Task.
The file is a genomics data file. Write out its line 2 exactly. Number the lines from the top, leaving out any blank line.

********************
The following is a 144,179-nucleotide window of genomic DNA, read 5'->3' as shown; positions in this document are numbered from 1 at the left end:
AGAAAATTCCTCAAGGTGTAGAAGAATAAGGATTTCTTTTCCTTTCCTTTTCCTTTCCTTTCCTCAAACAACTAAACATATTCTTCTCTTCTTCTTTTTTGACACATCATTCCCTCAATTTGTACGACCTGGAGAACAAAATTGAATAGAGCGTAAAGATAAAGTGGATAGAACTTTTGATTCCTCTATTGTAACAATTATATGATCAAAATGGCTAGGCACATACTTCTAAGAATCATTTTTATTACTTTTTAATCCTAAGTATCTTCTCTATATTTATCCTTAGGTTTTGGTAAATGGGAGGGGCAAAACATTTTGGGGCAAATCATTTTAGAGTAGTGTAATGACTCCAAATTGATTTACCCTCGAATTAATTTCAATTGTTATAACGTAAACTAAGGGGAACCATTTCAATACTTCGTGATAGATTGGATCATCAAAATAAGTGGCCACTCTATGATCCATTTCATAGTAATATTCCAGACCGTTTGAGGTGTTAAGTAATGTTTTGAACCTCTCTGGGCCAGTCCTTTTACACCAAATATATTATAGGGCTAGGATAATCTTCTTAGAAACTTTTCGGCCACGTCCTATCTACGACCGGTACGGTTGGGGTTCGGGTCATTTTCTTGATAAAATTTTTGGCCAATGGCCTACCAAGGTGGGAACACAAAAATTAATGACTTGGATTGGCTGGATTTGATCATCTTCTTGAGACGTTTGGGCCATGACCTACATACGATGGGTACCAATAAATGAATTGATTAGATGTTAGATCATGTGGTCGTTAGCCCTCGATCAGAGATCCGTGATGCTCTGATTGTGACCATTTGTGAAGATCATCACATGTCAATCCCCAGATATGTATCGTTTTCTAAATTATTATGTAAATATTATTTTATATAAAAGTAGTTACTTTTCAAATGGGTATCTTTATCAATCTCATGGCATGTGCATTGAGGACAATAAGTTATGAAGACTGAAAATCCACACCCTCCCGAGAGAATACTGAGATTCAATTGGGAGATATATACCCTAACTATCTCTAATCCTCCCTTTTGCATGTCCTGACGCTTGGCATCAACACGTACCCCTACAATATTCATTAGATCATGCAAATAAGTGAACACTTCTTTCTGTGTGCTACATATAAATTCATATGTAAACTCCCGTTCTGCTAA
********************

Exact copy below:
AGAAAATTCCTCAAGGTGTAGAAGAATAAGGATTTCTTTTCCTTTCCTTTTCCTTTCCTTTCCTCAAACAACTAAACATATTCTTCTCTTCTTCTTTTTTGACACATCATTCCCTCAATTTGTACGACCTGGAGAACAAAATTGAATAGAGCGTAAAGATAAAGTGGATAGAACTTTTGATTCCTCTATTGTAACAATTATATGATCAAAATGGCTAGGCACATACTTCTAAGAATCATTTTTATTACTTTTTAATCCTAAGTATCTTCTCTATATTTATCCTTAGGTTTTGGTAAATGGGAGGGGCAAAACATTTTGGGGCAAATCATTTTAGAGTAGTGTAATGACTCCAAATTGATTTACCCTCGAATTAATTTCAATTGTTATAACGTAAACTAAGGGGAACCATTTCAATACTTCGTGATAGATTGGATCATCAAAATAAGTGGCCACTCTATGATCCATTTCATAGTAATATTCCAGACCGTTTGAGGTGTTAAGTAATGTTTTGAACCTCTCTGGGCCAGTCCTTTTACACCAAATATATTATAGGGCTAGGATAATCTTCTTAGAAACTTTTCGGCCACGTCCTATCTACGACCGGTACGGTTGGGGTTCGGGTCATTTTCTTGATAAAATTTTTGGCCAATGGCCTACCAAGGTGGGAACACAAAAATTAATGACTTGGATTGGCTGGATTTGATCATCTTCTTGAGACGTTTGGGCCATGACCTACATACGATGGGTACCAATAAATGAATTGATTAGATGTTAGATCATGTGGTCGTTAGCCCTCGATCAGAGATCCGTGATGCTCTGATTGTGACCATTTGTGAAGATCATCACATGTCAATCCCCAGATATGTATCGTTTTCTAAATTATTATGTAAATATTATTTTATATAAAAGTAGTTACTTTTCAAATGGGTATCTTTATCAATCTCATGGCATGTGCATTGAGGACAATAAGTTATGAAGACTGAAAATCCACACCCTCCCGAGAGAATACTGAGATTCAATTGGGAGATATATACCCTAACTATCTCTAATCCTCCCTTTTGCATGTCCTGACGCTTGGCATCAACACGTACCCCTACAATATTCATTAGATCATGCAAATAAGTGAACACTTCTTTCTGTGTGCTACATATAAATTCATATGTAAACTCCCGTTCTGCTAA